Toward Heart-Healthy and Sustainable Cities: A Policy Statement from the American Heart Association

Sanjay Rajagopalan, Anu Ramaswami, Aruni Bhatnagar, Robert D. Brook, Mark Fenton, Christopher Gardner, Roni Neff, Armistead G. Russell, Karen C. Seto, Laurie P. Whitsel

Research output: Contribution to journalReview articlepeer-review

1 Scopus citations


Nearly 56% of the global population lives in cities, with this number expected to increase to 6.6 billion or >70% of the world's population by 2050. Given that cardiometabolic diseases are the leading causes of morbidity and mortality in people living in urban areas, transforming cities and urban provisioning systems (or urban systems) toward health, equity, and economic productivity can enable the dual attainment of climate and health goals. Seven urban provisioning systems that provide food, energy, mobility-connectivity, housing, green infrastructure, water management, and waste management lie at the core of human health, well-being, and sustainability. These provisioning systems transcend city boundaries (eg, demand for food, water, or energy is met by transboundary supply); thus, transforming the entire system is a larger construct than local urban environments. Poorly designed urban provisioning systems are starkly evident worldwide, resulting in unprecedented exposures to adverse cardiometabolic risk factors, including limited physical activity, lack of access to heart-healthy diets, and reduced access to greenery and beneficial social interactions. Transforming urban systems with a cardiometabolic health-first approach could be accomplished through integrated spatial planning, along with addressing current gaps in key urban provisioning systems. Such an approach will help mitigate undesirable environmental exposures and improve cardiovascular and metabolic health while improving planetary health. The purposes of this American Heart Association policy statement are to present a conceptual framework, summarize the evidence base, and outline policy principles for transforming key urban provisioning systems to heart-health and sustainability outcomes.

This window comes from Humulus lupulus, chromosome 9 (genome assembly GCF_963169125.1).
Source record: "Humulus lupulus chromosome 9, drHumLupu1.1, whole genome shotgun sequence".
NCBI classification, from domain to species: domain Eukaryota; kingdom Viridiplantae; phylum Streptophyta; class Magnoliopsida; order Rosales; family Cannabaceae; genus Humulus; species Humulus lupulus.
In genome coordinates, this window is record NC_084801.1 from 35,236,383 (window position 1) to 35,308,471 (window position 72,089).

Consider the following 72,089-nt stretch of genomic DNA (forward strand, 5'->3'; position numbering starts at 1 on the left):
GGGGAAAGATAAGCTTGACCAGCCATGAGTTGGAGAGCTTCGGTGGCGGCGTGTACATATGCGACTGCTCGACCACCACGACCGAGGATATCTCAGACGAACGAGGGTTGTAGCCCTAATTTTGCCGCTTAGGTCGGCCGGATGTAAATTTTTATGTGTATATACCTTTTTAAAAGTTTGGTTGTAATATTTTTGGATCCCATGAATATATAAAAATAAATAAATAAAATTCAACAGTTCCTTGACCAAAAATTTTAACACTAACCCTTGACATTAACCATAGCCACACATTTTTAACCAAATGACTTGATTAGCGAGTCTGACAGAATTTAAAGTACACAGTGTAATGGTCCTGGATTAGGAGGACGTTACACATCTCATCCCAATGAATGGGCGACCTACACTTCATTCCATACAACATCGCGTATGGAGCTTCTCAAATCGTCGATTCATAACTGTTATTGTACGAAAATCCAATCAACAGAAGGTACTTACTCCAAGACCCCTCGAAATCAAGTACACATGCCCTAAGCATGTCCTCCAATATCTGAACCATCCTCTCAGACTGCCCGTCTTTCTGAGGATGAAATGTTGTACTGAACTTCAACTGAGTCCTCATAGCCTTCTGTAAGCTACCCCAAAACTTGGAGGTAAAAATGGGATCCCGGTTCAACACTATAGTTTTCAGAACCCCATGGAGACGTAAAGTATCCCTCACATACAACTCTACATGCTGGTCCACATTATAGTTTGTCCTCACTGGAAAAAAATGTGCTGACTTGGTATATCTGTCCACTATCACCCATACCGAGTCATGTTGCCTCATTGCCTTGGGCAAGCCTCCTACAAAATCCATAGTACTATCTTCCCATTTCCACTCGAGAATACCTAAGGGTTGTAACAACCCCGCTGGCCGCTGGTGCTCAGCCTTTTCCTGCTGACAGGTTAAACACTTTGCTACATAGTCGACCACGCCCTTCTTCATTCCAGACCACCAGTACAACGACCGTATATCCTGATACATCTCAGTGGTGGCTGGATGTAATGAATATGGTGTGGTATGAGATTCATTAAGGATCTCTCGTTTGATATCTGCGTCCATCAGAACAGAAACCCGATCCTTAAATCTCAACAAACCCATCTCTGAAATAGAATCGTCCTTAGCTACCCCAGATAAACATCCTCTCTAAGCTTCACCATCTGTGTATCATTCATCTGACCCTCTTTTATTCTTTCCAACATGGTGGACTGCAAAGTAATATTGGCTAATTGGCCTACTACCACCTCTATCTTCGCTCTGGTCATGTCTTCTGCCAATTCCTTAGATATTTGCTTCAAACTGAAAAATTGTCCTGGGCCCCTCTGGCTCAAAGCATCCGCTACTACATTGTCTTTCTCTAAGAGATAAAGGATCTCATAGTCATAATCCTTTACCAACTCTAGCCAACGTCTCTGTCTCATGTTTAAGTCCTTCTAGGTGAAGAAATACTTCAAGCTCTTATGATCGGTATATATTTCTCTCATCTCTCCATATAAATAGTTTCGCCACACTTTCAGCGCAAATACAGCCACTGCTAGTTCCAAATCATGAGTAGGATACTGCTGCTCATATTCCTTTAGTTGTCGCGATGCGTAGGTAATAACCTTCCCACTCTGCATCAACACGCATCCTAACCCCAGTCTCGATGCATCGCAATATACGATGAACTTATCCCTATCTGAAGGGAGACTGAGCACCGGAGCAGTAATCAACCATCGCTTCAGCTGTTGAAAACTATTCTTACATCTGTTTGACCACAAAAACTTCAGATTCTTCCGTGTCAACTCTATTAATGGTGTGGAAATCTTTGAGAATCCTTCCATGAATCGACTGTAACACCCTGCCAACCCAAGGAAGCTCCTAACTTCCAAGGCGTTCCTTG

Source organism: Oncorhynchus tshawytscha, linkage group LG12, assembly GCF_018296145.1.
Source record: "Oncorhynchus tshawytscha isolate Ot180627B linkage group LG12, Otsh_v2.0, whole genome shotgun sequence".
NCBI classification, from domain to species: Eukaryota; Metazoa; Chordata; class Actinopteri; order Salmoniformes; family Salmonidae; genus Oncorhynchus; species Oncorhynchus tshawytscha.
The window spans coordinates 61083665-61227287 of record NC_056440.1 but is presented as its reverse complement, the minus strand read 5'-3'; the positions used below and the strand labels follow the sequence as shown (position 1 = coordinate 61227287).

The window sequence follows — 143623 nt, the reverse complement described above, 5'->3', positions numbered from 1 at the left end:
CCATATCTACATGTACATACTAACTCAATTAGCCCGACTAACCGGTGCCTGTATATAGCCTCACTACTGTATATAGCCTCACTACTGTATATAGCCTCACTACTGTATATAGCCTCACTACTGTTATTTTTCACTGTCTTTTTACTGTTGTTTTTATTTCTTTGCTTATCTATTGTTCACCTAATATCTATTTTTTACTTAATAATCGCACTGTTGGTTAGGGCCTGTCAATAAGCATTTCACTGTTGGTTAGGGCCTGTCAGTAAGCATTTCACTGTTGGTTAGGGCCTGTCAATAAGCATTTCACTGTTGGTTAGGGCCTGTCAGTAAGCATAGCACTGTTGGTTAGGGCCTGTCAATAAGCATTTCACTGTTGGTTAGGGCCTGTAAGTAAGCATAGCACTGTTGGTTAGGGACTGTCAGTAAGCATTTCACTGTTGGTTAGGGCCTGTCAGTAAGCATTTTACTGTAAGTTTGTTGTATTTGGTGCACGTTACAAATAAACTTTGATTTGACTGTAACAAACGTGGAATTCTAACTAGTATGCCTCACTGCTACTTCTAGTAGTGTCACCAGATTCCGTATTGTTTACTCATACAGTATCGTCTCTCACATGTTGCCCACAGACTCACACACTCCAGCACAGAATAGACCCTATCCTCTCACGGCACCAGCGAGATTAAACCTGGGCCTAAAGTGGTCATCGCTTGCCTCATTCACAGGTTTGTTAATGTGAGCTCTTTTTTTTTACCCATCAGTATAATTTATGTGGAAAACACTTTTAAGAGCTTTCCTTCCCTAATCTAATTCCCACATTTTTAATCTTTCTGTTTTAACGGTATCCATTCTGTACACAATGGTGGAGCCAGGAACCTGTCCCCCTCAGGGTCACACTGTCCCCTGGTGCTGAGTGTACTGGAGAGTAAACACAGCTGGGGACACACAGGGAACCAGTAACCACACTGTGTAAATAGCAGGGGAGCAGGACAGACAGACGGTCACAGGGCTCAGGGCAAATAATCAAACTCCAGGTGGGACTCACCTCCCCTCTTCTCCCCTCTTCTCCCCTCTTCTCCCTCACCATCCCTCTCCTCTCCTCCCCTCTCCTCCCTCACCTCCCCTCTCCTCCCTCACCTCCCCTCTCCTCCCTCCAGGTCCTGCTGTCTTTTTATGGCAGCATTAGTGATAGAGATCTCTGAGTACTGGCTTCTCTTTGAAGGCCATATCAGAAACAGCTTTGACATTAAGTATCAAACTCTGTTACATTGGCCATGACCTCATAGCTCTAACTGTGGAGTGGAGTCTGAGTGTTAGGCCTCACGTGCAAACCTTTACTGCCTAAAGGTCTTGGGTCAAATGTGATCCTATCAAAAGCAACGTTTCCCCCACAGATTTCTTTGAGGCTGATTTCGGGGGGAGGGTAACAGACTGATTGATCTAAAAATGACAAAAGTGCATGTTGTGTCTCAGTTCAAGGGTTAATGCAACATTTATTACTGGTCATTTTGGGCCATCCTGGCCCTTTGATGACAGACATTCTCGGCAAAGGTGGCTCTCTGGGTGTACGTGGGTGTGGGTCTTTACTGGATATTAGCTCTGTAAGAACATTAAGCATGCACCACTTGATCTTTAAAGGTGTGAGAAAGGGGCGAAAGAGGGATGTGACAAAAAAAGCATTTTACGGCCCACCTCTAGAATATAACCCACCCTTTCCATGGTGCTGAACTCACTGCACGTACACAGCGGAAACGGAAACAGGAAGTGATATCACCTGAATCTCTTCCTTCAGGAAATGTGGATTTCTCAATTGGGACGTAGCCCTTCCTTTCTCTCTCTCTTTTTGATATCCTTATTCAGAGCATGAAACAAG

Original languageEnglish (US)
Pages (from-to)E1067-E1089
Issue number15
StatePublished - Apr 9 2024

All Science Journal Classification (ASJC) codes

  • Cardiology and Cardiovascular Medicine
  • Physiology (medical)


  • AHA Scientific Statements
  • cardiometabolic risk factors
  • cardiovascular diseases
  • cities
  • environmental exposure
  • health equity
  • policy
  • pollution
  • urban population


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